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TopBilled’s Essentials


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#41 TopBilled

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Posted 26 June 2017 - 02:18 PM

Theme for July 2017: Disney Renaissance

 

screen-shot-2017-06-26-at-12-36-13-pm.pn

 

Saturday July 8, 2017

POCAHONTAS (1995), with Irene Bedard. Studio/production company: Walt Disney Feature Animation.

 

screen-shot-2017-06-26-at-12-36-04-pm.pn

 

Saturday July 15, 2017

THE HUNCHBACK OF NOTRE DAME (1996), with Tom Hulce. Studio/production company: Walt Disney Feature Animation.

 
screen-shot-2017-06-26-at-12-37-51-pm.pn

 

Saturday July 22, 2017

HERCULES (1997), with Tate Donovan. Studio/production company: Walt Disney Feature Animation.

 

screen-shot-2017-06-26-at-12-37-43-pm.pn

 

Saturday July 29, 2017

MULAN (1998), with Ming-Na Wen. Studio/production company: Walt Disney Feature Animation.


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"The truth? What good is the truth if it destroys us all..?" -- Mady Christians in ALL MY SONS (1948).


#42 TopBilled

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Posted 24 June 2017 - 12:03 PM

Essential: A SIMPLE PLAN (1998)

 

screen-shot-2017-06-22-at-3-09-48-pm.png


A SIMPLE PLAN was released by Paramount in the late ’90s when neo-noir was making a bit of a comeback. Set in Minnesota, and filmed there as well as in Wisconsin, it is best remembered for its wintery landscapes and its uniformly strong acting. Bill Paxton stars as lead character Hank Mitchell, a man who would like to get ahead in life just once. Bridget Fonda plays his money-hungry wife Sarah (the Lady Macbeth of the story). And featured as Paxton’s loser brother Jacob, who helps find some loot, is Billy Bob Thornton. Thornton was nominated for a supporting Oscar, and should have nabbed it.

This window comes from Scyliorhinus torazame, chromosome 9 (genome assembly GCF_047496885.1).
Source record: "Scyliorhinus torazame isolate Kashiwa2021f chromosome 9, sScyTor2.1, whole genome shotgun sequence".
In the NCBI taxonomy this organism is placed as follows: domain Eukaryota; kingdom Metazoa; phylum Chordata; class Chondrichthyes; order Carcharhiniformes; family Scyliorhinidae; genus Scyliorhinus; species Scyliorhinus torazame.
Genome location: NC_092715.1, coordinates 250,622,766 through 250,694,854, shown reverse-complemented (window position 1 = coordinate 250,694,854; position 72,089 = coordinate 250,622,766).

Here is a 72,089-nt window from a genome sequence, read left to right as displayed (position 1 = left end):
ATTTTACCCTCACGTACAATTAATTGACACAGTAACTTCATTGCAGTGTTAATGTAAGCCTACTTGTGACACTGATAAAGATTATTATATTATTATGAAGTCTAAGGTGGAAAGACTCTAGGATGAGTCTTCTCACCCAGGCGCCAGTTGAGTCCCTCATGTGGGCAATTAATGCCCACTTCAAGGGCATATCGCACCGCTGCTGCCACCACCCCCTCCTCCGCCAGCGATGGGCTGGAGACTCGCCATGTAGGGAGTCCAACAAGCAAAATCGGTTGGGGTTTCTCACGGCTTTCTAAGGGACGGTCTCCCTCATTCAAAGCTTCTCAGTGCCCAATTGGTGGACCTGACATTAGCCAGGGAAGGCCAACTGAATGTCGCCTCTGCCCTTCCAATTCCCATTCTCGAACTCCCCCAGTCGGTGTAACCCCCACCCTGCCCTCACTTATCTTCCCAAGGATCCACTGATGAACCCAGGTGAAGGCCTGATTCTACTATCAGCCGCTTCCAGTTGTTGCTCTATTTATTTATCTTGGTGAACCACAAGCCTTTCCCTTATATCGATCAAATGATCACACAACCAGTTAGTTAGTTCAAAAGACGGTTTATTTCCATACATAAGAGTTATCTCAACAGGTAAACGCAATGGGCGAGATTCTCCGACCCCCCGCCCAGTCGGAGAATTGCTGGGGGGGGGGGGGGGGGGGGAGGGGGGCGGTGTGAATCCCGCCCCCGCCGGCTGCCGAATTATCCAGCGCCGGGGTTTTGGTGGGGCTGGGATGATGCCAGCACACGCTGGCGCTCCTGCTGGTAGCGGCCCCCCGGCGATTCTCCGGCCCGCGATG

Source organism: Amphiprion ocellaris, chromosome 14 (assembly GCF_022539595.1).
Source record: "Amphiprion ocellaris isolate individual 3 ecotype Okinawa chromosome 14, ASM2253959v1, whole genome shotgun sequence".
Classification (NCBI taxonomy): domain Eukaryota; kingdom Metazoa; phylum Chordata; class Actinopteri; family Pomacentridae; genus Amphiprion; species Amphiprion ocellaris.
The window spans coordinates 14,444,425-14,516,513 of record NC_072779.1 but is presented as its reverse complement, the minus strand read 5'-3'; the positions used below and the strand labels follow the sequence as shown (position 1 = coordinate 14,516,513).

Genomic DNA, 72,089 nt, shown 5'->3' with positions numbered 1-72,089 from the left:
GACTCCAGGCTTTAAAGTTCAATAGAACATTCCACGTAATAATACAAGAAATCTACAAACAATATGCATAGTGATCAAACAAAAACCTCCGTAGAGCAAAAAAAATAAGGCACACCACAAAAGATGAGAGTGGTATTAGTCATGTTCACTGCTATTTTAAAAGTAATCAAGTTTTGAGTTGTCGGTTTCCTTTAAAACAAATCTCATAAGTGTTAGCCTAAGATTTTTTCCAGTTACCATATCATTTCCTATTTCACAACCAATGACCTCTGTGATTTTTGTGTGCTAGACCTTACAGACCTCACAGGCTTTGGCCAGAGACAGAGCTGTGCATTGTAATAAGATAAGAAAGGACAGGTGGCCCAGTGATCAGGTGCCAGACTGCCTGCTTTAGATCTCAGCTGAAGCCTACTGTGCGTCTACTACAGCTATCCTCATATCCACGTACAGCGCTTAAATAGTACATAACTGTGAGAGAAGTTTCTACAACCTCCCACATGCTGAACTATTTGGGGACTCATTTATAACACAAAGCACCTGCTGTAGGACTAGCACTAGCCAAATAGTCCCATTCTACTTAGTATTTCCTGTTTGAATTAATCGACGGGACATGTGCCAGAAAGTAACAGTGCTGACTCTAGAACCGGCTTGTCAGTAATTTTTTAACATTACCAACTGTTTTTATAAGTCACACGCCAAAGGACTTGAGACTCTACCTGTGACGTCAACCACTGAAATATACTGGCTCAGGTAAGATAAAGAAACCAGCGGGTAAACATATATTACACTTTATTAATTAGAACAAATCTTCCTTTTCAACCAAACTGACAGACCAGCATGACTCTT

screen-shot-2017-06-06-at-1-47-56-pm.png


The plot is quite simple. Hank and Jacob are out driving one day with Jacob’s friend Lou (Brent Briscoe), when they discover a deserted plane with a duffel bag that contains over four million dollars. They don’t know how the plane crashed in a snow-covered area or whose money it might have been. But if they just stay quiet, they might be able to keep the cash if nobody comes to claim it. That's easier said than done.
 

screen-shot-2017-05-30-at-6-39-52-pm.png


The guys take off with the dough and Hank puts it somewhere for safe keeping. But soon they decide, because of Sarah’s nagging, that they should cheat Lou out of his share. They go to Lou’s house, start drinking with him and do a little role play. Hank and Jacob want Lou to pretend he’s saying something self-incriminating. Jacob says it’s all in fun and after one too many beers, Lou does say it, which Hank secretly records on tape.